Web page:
Angelic Organics Farm News

Week 4 - Sat - July 12, 2008

Our Newsletter web layout is currently "in development"/under construction. See Bob Writes... from first week for more details.
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Raul is driving the tractor pulling the power wiggle hoe for Eduardo and Juan Luis. That sweet corn crop will be producing ears for August.

This Week's Vegetable Notes - by Diana Nolden, assistant growing manager

I used to think the chorus for “The Boys of Summer” song by Don Henley was actually “after the poison, son of a gun”. I would have been the first person to admit how silly it sounded, but that wasn’t stopping me from singing. It wasn’t until a friend burst out laughing at my rendition that I was informed of my mistake. I could have sworn those were the lyrics. I still get a chuckle thinking about my version of the words compared to the original. I had a similar experience of misunderstanding concerning the sprayer just last week.

As of this year I have become part of the spray team, which consists of Primo and I with Ben as an alternate. My first spray was beneficial nematodes and Primo rode around with me explaining all the details involved with spraying. It was all very new and I was soaking in the information. He showed me how to attach the sprayer, fill the tank with water, turn on the agitator, and how to move the “boone”. In order the spray our tomatoes and lettuce the “boone” has to be locked into a higher position so the sprayer can pass over the trellis stakes or electric fence. I knew this would prove to be a challenge; it is a heavy piece of equipment.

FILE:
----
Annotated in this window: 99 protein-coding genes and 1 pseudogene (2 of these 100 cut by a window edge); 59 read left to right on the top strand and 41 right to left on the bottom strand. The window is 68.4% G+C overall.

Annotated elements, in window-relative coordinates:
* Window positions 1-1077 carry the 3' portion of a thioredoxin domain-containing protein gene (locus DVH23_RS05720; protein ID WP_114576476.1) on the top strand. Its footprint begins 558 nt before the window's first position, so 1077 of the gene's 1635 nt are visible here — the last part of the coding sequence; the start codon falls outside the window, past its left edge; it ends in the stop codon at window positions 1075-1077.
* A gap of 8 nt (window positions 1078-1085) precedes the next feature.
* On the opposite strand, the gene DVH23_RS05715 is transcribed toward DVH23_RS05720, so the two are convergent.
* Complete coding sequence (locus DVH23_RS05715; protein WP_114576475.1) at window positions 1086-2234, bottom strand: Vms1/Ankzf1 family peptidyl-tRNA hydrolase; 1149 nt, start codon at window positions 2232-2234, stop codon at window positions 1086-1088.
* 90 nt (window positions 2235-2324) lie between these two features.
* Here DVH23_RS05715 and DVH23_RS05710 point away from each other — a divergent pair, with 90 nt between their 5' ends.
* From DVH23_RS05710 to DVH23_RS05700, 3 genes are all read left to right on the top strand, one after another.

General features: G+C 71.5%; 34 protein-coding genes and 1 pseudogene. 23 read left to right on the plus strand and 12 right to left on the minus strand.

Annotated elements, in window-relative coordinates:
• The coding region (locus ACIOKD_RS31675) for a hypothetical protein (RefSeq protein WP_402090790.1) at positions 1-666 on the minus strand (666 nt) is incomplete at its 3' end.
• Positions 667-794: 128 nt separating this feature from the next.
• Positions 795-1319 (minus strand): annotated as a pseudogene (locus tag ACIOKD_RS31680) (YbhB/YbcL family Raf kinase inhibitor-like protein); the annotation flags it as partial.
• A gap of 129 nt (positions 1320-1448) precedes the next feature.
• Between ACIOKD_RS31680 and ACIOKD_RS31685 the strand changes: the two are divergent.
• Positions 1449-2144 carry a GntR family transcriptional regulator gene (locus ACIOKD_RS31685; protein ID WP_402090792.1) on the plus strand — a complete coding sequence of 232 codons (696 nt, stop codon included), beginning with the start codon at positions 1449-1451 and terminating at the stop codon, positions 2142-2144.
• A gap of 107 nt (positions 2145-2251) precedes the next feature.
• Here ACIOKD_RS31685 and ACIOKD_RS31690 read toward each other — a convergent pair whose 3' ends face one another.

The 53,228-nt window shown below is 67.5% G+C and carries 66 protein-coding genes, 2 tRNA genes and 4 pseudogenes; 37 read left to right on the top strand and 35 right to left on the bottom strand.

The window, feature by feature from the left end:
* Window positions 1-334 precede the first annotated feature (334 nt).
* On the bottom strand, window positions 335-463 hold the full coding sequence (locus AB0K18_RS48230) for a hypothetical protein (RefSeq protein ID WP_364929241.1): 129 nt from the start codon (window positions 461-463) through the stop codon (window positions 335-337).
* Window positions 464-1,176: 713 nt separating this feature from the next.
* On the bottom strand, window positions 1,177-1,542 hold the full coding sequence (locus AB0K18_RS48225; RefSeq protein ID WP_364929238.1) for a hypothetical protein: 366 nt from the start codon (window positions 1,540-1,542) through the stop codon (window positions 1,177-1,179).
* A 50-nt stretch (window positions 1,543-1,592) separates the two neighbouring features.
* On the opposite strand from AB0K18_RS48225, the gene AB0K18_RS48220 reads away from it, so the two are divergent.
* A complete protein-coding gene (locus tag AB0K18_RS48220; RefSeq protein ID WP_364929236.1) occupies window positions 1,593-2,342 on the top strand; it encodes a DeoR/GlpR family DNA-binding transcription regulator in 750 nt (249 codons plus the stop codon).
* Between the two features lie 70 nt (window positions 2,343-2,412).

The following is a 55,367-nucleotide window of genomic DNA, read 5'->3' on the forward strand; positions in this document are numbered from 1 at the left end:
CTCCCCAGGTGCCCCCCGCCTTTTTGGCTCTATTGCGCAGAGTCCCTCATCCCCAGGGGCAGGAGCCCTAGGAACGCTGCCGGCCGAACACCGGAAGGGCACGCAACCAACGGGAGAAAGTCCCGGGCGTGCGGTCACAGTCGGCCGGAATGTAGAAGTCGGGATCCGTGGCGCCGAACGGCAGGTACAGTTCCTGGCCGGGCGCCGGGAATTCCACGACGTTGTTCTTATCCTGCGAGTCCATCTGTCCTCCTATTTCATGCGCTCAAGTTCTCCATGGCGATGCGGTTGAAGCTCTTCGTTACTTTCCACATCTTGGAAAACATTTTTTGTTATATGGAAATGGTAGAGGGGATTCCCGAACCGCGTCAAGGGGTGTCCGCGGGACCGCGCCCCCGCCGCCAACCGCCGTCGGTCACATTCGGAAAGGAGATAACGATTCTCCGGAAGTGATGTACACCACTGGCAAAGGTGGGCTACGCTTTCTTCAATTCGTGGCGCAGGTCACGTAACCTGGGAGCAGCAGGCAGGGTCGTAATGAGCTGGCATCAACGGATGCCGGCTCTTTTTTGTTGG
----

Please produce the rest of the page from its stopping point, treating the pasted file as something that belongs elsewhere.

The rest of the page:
I was right to be a little nervous because on my first spray without Primo’s aid the “boone”, not properly locked into place swung and dropped on its own accord. Luckily, with Ben’s help, we caught the problem as it was happening before real damage could be done. You might say I was skittish to do spraying that involved moving the “boone”. However, Primo headed back to Mexico for a week and sprays still had to be applied. It was up to me, and with another lesson from Primo, I had some new tricks to help me raise the “boone” with no assistants.

Feeling more confident, Bob and I headed out to some fields that needed spraying. We were discussing the aphids that had shown up in the Red Russian Kale, part of our salad mix field located within the electric fence. I was talking about moving the “boone”, when Bob started laughing. “What did you call it? It's BOOM.” Really, but I was so sure of what I had heard. Ben, who was also present, was aware of my mistake from the get go. It turns out that I had been using the wrong name for over a month.

Again, I almost prefer my mistaken terminology to the actual name. Boone, what a fun word to say. A lot like “after the poison, son of a gun.” (editor's note: it's really "after the boys of summer have gone") I am continually improving my spraying skills, and can do the application without assistance, but I may go on calling it boone and smiling to myself.


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What's In Your Box Bob writes...

Please note:this box summary is written the week before you receive your box. Some guess work is involved: some things may be in your box that are not listed, and some listed things may not be in your box. As always, be sure to thoroughly wash all your vegetables.